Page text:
Memorial Torah Scroll
UR Hillel is honored to be the trustee of Memorial Scrolls Trust (MST) scroll #988. This scroll comes to us from Domazlice, a town in the Plzen Region of what is now the Czech Republic.
History & Geography
Domazlice is located approximately 84 miles from Prague. It was established during the mid-13th century, and until 1918 the region was part of the Austro-Hungarian Empire; after World War I and until 1933 it was part of the Republic of Czechoslovakia.
Between the 14th century until the middle of the 19th century, when the Jews of the Austro-Hungarian Empire were emancipated, no more than three Jewish families were permitted to live in Domazlice. It was only after 1848 when the residence restrictions on Jews were lifted, that Jews from neighboring villages began settling in the town.
During the 1860s a Jewish religious society was formed, and a cemetery was established; the religious society would eventually be recognized as the governing body of the organized community and the cemetery would be in use until 1941. The community built a synagogue during the 1880s. In 1921 there were 108 Jews living in Domazlice; by 1930 that number had dropped to 69.
Following the Munich Agreement of September 1938, about a year before the outbreak of World War II, the Republic of Czechoslovakia was disbanded and the Nazis took control of the Sudeten region. Beginning in March 1939 Bohemia and Moravia were occupied by Nazi Germany and became a protectorate of the Third Reich, which was the start of a period of discrimination and violence against the Jews who remained there. By the end of 1942, most of the Jews remaining in Domazlice had been concentrated in the Terezin (Theresienstadt) Ghetto. From there they were deported to concentration and death camps, mostly in Poland, where most were killed.
The synagogue of Domazlice was destroyed by the Nazis. However, before the Jews of the town were deported to Terezin, 20 documents and 461 ritual objects were transferred to the Central Jewish Museum in Prague.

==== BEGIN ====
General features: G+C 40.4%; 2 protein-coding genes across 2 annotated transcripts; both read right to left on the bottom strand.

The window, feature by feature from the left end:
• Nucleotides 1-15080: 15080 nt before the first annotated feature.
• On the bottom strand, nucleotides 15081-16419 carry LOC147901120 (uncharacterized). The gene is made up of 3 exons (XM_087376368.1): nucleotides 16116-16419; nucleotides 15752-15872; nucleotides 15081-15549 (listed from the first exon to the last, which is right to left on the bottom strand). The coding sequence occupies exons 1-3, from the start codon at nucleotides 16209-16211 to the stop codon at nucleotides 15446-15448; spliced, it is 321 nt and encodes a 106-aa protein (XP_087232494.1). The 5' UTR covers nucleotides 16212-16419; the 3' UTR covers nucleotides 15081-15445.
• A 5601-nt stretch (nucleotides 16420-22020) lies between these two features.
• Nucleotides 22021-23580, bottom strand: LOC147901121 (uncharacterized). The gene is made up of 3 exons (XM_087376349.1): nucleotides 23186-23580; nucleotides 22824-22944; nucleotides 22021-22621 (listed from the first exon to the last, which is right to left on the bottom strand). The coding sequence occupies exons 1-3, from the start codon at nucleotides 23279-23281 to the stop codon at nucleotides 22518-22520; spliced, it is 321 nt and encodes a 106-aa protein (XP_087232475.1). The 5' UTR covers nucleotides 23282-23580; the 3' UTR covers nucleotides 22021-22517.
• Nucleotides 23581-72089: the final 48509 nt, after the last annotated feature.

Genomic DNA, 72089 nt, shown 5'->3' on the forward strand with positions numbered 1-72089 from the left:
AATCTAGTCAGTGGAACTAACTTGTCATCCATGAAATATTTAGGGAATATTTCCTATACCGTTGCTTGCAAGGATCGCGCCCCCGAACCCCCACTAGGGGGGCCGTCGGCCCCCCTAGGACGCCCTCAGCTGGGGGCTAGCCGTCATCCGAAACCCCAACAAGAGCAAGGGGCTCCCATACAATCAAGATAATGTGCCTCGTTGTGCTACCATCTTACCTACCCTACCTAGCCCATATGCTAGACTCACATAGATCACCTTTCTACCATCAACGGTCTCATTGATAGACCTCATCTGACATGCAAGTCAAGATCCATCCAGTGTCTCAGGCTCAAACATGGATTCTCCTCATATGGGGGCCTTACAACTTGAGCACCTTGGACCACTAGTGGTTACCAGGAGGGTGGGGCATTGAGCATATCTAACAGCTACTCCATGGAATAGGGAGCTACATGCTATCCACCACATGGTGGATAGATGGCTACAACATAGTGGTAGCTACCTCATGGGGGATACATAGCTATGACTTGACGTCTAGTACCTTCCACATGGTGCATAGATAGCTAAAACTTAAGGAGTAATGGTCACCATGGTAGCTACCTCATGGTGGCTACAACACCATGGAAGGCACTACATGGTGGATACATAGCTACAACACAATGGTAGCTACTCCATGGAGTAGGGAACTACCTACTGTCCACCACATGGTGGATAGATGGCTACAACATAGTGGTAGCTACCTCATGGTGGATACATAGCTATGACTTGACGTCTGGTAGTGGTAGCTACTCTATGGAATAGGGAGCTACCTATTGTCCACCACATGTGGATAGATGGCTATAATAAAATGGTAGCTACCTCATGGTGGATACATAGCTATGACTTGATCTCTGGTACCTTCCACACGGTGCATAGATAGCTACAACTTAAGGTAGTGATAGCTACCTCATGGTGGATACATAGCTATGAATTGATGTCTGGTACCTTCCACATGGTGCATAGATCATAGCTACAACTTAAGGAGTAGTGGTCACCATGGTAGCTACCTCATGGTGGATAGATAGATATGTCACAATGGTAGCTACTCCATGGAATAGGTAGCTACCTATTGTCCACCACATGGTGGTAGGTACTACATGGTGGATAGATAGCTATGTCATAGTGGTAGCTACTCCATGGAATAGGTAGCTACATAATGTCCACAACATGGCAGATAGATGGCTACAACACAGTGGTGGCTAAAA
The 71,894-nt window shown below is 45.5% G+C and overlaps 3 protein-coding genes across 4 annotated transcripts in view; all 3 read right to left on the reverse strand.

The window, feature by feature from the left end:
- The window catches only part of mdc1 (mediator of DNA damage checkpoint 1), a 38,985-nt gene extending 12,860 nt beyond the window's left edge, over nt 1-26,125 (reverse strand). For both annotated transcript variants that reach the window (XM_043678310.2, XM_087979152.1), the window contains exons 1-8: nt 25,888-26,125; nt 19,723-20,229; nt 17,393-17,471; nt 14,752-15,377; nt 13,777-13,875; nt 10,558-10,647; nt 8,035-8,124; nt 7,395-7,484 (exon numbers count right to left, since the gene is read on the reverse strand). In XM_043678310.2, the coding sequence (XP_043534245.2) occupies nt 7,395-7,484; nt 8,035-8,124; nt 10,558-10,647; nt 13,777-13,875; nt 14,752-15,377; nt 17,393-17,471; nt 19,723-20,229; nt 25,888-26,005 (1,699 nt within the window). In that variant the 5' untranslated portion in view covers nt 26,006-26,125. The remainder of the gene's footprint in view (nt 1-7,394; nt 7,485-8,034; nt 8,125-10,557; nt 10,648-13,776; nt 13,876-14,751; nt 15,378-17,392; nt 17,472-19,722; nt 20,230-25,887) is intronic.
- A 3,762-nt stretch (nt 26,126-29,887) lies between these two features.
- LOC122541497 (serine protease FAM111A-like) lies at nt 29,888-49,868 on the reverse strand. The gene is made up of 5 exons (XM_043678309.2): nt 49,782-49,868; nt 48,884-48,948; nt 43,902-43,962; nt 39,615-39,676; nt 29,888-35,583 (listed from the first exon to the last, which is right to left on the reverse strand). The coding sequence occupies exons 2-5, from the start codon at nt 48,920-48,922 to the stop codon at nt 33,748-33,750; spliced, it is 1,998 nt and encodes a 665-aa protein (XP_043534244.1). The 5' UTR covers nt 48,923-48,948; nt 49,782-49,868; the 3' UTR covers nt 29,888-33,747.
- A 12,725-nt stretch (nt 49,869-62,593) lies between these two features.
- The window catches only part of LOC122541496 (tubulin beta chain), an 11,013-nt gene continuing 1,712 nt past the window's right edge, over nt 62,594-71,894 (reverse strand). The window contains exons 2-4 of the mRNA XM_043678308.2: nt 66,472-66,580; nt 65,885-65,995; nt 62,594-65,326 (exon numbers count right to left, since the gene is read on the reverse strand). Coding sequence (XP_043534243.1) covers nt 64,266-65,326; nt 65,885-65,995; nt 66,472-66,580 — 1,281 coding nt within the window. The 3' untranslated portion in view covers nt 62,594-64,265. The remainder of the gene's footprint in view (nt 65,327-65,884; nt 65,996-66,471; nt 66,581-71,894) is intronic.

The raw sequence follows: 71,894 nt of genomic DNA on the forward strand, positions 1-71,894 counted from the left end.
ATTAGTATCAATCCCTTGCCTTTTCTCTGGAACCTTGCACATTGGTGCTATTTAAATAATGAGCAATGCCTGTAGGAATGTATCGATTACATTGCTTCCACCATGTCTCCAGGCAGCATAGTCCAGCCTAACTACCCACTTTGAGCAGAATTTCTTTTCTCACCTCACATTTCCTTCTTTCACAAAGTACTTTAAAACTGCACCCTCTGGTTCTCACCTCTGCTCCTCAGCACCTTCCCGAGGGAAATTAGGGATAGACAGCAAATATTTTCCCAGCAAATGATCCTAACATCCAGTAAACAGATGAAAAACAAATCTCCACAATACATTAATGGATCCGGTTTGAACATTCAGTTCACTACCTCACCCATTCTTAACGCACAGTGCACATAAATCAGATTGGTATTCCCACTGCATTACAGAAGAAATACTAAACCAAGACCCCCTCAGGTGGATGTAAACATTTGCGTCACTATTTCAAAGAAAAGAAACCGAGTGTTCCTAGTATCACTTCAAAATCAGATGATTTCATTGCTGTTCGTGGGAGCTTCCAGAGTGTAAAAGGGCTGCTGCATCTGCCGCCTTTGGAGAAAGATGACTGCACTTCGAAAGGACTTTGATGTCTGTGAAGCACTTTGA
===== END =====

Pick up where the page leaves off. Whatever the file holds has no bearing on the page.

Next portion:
MST received 27 scrolls from Domazlice, which was a "collection point" to which other small communities sent their artifacts for onward delivery to Prague in 1942. Many of the scrolls must have come from surrounding villages, as there were never more than 90 Jews in this town given its proximity to the German border; it was especially antisemitic with only 4 Jewish families allowed to live there in 1850.
London & Beyond
In 1963, the Artia, a company run by the Czech Communist government, approached Eric Estorick, an art dealer who frequently visited Prague, to buy paintings for his Grosvenor Gallery in London, to ask if he was interested in buying some Torah and other scrolls. He approached a client, Ralph Yablon, who discussed the situation with Harold Reinhart, Rabbi of the Westminster Synagogue.
Chimen Abramsky, Professor of Hebrew and Jewish Studies at University College, London was tasked with examining the scrolls in Prague and reporting on their authenticity and condition. Upon receipt, Ralph Yablon generously agreed to fund the purchase of 1564 scrolls that arrived in London in February 1964. Nobody was aware that the Czechs had previously, unsuccessfully, offered to sell the scrolls to the Israeli government
The Memorial Scrolls Trust has allocated Czech scrolls to synagogues and organizations around the world. The scrolls are never sold or donated but allocated on loan. Communities that close or merge with other Czech scroll-holder communities are obliged to return their scroll to the Trust.
We are so grateful to have this meaningful and historic scroll as part of our University of Rochester Hillel community. It is a reminder of how fortunate we are to live freely and safely as Jews, and of the importance of celebrating and perpetuating Jewish traditions, culture, and heritage long into the future.